Re-offending rates within one year of release from prison have fallen from 48% in 2018 to 45% in 2019, according to CSO figures.
Individuals released from custodial sentences in 2019 that related to burglary (60%) or public order (57%) offences were the most likely to re-offend within a year of release, while those released from offences related to homicide (13%) were least likely to re-offend within a year, the data shows.
More than six in ten (62%) of individuals released from custody in 2016 re-offended within three years, with 78% of these committing their first re-offence within a year of release.
Tendency to re-offend
Younger adults released from custodial sentences continue to have a much stronger tendency to re-offend, with 83% of under 21s linked to re-offending incidents within three years of release compared with 30% of those over 50.
Although males (92%) made up the majority of prison releases in 2016, females (70%) remain more likely to re-offend than males (62%) within the three years following their release.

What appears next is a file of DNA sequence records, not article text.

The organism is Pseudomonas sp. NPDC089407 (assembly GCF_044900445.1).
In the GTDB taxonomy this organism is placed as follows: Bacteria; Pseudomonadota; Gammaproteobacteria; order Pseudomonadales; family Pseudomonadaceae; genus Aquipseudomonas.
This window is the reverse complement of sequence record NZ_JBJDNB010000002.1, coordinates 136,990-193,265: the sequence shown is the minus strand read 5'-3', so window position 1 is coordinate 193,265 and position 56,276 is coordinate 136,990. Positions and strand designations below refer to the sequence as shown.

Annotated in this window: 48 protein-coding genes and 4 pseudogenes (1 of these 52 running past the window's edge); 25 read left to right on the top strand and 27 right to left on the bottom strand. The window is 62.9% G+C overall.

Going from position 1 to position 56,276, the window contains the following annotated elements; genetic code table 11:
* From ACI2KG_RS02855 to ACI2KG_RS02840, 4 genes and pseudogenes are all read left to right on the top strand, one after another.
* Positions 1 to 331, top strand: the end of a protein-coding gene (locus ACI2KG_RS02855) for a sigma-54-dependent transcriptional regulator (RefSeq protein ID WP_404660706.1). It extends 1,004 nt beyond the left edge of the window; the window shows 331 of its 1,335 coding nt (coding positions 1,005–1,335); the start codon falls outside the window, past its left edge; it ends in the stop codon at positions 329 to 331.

Statistician Felix Coleman said that re-offending rates have fallen over time whether one looks at three-year or one-year windows for re-offending following release from custody.
Just under 45% of those released in 2019 re-offended within one year of release, compared with just over 54% of individuals released in 2011 who re-offended within one year of release.
The one-year estimate of custodial re-offending for 2019 also shows a drop of three percentage points when compared with the same measure for re-offending for 2018 (just under 48%).